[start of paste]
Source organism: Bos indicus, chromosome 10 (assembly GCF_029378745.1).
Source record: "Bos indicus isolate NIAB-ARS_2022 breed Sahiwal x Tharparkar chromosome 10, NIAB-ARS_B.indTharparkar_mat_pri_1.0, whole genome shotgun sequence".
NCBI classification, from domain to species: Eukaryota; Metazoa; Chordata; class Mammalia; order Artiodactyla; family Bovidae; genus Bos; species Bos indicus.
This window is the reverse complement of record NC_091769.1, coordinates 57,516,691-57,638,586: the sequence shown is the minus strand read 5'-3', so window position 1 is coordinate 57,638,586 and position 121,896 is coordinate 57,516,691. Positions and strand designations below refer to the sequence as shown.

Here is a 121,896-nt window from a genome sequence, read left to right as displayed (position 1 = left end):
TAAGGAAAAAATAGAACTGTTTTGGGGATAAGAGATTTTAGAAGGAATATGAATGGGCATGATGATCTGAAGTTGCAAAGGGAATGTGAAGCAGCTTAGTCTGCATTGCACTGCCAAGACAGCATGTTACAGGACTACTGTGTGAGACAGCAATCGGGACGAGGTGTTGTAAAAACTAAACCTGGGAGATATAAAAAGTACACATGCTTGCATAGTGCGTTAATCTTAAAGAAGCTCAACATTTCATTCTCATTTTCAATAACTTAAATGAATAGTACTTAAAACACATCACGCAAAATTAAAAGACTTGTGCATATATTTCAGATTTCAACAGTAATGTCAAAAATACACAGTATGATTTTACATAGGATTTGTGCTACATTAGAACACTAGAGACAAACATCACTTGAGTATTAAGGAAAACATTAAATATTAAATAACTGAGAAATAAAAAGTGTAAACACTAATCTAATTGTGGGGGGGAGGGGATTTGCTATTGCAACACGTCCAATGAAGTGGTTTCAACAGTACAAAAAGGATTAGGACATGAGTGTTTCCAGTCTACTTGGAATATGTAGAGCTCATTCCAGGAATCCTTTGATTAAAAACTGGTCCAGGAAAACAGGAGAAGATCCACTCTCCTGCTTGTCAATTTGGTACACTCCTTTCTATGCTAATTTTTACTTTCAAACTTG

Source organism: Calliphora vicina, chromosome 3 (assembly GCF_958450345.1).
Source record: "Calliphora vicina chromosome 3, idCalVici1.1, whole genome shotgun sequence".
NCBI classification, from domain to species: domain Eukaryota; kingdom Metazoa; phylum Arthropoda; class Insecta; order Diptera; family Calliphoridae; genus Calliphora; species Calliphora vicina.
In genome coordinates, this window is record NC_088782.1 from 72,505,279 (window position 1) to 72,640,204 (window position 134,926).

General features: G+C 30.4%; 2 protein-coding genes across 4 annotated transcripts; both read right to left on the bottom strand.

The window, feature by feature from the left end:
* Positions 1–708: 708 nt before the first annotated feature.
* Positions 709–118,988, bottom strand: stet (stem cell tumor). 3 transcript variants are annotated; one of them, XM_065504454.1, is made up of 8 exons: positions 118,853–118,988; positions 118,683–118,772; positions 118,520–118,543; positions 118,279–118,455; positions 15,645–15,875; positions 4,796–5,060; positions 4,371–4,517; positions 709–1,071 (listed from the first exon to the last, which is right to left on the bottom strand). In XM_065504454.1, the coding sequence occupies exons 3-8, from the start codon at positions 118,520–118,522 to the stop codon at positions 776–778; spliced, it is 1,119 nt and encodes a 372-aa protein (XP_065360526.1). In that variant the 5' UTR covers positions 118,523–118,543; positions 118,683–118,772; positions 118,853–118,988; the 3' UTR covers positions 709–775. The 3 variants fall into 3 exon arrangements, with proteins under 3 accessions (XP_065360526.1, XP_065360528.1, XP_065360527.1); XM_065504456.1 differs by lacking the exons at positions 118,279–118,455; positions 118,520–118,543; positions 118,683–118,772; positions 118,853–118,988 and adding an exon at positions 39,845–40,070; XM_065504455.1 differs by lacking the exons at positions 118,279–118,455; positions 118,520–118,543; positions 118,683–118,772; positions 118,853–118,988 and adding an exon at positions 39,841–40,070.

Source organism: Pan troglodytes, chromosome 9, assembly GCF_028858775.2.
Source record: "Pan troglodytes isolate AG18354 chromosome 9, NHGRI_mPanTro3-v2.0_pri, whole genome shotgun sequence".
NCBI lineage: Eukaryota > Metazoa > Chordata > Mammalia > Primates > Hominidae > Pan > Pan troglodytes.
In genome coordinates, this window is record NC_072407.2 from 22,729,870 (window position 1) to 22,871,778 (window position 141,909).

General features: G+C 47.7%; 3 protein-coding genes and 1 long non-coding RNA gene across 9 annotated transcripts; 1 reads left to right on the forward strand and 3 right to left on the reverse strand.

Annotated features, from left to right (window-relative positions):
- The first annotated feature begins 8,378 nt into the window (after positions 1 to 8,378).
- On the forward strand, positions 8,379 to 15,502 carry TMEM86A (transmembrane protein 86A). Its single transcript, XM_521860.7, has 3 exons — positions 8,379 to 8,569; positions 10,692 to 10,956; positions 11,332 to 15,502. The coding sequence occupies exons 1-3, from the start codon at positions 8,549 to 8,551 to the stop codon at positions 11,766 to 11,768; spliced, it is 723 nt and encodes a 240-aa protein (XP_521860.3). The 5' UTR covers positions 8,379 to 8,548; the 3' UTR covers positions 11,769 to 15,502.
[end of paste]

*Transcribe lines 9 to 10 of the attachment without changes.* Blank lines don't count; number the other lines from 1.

NCBI classification, from domain to species: domain Eukaryota; kingdom Metazoa; phylum Arthropoda; class Insecta; order Diptera; family Calliphoridae; genus Calliphora; species Calliphora vicina.
In genome coordinates, this window is record NC_088782.1 from 72,505,279 (window position 1) to 72,640,204 (window position 134,926).